Unrebutted presumption of paternity under Louisiana’s statutory presumption, that a husband of mother is presumed to be father of all children born or conceived during marriage, was sufficient to establish legal parentage by operation of law, and thus, precluded former husband from pleading nonparentage as defense, in Oregon proceeding subject to Uniform Interstate Family Support Act (UIFSA), to establish paternity if person’s parentage has been previously determined by or pursuant to law; there was no indication from marital dissolution judgment that husband sought to disavow paternity of child in context of the dissolution proceeding, there was no judgment to that effect, and mere failure of the dissolution judgment to mention child did not serve to disavow child’s paternity by father. Louisiana statute requiring that support end when child completes high school, did not apply in Oregon paternity and support proceeding, and thus, did not preclude trial court from extending child support until child was 21 years old; former husband’s contention that Louisiana law applied was based on mistaken assumption that dissolution judgment, which did not mention child or provide for child support, was a support order under the Uniform Interstate Family Support Act (UIFSA) that could not be modified in a manner beyond the authority of a Louisiana court.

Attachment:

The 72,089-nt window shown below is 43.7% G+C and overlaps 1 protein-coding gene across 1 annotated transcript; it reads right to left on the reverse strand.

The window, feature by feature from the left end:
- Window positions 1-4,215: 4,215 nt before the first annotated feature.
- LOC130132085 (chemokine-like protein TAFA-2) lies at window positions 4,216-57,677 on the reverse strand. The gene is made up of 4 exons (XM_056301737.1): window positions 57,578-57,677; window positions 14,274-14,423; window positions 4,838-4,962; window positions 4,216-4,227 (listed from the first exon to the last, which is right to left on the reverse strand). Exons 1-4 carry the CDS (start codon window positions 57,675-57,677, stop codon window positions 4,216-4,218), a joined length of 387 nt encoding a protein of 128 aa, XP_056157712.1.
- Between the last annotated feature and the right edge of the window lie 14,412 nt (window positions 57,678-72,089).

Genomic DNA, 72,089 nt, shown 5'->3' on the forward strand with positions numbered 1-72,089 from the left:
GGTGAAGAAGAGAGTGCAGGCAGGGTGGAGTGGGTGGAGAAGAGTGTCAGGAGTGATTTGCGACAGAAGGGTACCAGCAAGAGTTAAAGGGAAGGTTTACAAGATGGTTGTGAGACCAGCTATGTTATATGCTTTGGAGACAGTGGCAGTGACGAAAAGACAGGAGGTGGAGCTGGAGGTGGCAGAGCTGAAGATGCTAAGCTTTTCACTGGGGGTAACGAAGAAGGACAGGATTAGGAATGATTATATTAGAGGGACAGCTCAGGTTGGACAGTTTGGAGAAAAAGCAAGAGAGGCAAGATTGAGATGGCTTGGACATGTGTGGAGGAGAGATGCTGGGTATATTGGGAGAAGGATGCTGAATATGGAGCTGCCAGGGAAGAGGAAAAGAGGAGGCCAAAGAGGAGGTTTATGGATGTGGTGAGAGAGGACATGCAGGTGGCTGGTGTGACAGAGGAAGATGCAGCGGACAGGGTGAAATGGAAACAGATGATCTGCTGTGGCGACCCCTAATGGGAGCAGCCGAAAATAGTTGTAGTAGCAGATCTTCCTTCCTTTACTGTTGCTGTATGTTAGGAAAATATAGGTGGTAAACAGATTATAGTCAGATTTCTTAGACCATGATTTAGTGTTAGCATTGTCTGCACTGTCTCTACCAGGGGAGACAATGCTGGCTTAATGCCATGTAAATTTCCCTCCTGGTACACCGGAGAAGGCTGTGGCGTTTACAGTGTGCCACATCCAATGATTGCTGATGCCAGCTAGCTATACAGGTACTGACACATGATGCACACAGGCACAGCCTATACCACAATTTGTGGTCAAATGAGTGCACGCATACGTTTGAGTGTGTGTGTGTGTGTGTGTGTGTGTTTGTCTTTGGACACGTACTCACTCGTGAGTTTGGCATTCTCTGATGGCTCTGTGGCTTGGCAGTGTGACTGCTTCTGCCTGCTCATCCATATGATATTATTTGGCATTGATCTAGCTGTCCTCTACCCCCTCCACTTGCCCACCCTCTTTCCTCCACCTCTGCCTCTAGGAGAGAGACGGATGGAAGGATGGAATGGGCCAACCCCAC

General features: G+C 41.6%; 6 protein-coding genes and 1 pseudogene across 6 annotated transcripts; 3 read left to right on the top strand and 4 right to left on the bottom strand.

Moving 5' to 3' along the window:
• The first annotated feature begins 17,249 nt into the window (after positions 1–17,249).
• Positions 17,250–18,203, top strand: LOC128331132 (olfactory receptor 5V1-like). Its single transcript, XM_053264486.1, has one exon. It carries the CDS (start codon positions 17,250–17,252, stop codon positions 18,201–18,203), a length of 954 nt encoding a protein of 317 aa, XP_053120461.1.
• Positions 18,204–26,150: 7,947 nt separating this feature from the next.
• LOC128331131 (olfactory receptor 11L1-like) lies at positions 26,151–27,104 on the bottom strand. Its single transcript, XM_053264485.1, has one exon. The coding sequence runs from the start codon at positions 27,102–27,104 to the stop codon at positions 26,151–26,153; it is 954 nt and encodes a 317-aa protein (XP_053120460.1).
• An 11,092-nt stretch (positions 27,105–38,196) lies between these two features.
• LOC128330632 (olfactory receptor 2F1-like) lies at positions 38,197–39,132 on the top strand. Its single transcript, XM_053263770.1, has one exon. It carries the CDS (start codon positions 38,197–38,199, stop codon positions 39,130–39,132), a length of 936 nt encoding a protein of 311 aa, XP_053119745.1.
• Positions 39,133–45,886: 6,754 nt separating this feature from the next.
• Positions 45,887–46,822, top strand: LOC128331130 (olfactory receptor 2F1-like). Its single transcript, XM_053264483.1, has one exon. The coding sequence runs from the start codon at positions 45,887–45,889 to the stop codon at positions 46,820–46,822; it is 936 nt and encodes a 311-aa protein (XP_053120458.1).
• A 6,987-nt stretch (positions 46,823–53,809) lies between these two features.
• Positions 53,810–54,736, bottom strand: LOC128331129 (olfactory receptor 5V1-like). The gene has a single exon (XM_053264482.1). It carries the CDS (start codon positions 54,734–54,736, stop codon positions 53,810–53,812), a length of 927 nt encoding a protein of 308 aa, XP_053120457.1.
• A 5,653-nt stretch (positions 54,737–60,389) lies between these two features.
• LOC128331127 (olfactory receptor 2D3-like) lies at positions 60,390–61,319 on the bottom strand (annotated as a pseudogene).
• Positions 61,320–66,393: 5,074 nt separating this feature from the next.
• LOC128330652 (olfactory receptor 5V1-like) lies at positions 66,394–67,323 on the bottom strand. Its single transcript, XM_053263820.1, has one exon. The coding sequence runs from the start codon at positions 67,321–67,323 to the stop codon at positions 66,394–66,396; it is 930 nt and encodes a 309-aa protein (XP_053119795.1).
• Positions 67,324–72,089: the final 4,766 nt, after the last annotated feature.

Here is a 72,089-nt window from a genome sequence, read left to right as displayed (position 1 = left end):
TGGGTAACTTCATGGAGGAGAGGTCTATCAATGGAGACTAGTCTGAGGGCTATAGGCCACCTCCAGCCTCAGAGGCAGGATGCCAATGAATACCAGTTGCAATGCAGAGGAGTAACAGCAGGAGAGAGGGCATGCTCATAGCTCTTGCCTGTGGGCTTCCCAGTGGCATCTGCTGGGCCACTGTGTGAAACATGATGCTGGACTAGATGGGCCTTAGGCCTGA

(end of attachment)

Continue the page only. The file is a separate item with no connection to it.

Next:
Laura W. Morgan is the owner and operator at Family Law Consulting in Charlottesville, Virginia.Laura is available for consultation, brief writing and research on family law issues throughout the country. She can be reached through her website. www.famlawconsult.comPublished on: